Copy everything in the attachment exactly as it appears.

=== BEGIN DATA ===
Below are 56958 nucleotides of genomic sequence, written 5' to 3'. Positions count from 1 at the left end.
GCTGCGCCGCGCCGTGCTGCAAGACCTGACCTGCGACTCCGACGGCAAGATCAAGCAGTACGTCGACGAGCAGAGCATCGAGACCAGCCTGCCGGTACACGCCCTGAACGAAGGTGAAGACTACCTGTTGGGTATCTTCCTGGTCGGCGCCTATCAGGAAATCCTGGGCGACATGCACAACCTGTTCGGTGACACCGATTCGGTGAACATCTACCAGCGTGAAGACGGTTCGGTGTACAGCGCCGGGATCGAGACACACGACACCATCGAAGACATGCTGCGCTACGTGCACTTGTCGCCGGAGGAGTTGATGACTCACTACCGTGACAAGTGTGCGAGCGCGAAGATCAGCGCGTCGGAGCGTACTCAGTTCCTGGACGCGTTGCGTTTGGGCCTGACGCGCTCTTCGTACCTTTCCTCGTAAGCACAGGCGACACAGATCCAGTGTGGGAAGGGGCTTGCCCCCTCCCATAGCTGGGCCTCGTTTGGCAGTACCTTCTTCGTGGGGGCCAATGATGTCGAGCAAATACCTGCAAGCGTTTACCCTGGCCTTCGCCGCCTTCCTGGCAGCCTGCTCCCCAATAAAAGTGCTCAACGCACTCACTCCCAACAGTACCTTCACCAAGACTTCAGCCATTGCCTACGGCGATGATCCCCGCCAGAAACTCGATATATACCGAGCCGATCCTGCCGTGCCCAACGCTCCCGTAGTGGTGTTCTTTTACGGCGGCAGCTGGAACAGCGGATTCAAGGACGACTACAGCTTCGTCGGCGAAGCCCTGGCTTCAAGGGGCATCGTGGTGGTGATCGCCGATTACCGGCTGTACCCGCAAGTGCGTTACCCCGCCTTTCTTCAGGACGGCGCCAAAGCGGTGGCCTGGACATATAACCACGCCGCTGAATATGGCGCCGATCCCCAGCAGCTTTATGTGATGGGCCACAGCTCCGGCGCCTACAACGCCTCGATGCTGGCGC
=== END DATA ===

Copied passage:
Below are 56958 nucleotides of genomic sequence, written 5' to 3'. Positions count from 1 at the left end.
GCTGCGCCGCGCCGTGCTGCAAGACCTGACCTGCGACTCCGACGGCAAGATCAAGCAGTACGTCGACGAGCAGAGCATCGAGACCAGCCTGCCGGTACACGCCCTGAACGAAGGTGAAGACTACCTGTTGGGTATCTTCCTGGTCGGCGCCTATCAGGAAATCCTGGGCGACATGCACAACCTGTTCGGTGACACCGATTCGGTGAACATCTACCAGCGTGAAGACGGTTCGGTGTACAGCGCCGGGATCGAGACACACGACACCATCGAAGACATGCTGCGCTACGTGCACTTGTCGCCGGAGGAGTTGATGACTCACTACCGTGACAAGTGTGCGAGCGCGAAGATCAGCGCGTCGGAGCGTACTCAGTTCCTGGACGCGTTGCGTTTGGGCCTGACGCGCTCTTCGTACCTTTCCTCGTAAGCACAGGCGACACAGATCCAGTGTGGGAAGGGGCTTGCCCCCTCCCATAGCTGGGCCTCGTTTGGCAGTACCTTCTTCGTGGGGGCCAATGATGTCGAGCAAATACCTGCAAGCGTTTACCCTGGCCTTCGCCGCCTTCCTGGCAGCCTGCTCCCCAATAAAAGTGCTCAACGCACTCACTCCCAACAGTACCTTCACCAAGACTTCAGCCATTGCCTACGGCGATGATCCCCGCCAGAAACTCGATATATACCGAGCCGATCCTGCCGTGCCCAACGCTCCCGTAGTGGTGTTCTTTTACGGCGGCAGCTGGAACAGCGGATTCAAGGACGACTACAGCTTCGTCGGCGAAGCCCTGGCTTCAAGGGGCATCGTGGTGGTGATCGCCGATTACCGGCTGTACCCGCAAGTGCGTTACCCCGCCTTTCTTCAGGACGGCGCCAAAGCGGTGGCCTGGACATATAACCACGCCGCTGAATATGGCGCCGATCCCCAGCAGCTTTATGTGATGGGCCACAGCTCCGGCGCCTACAACGCCTCGATGCTGGCGC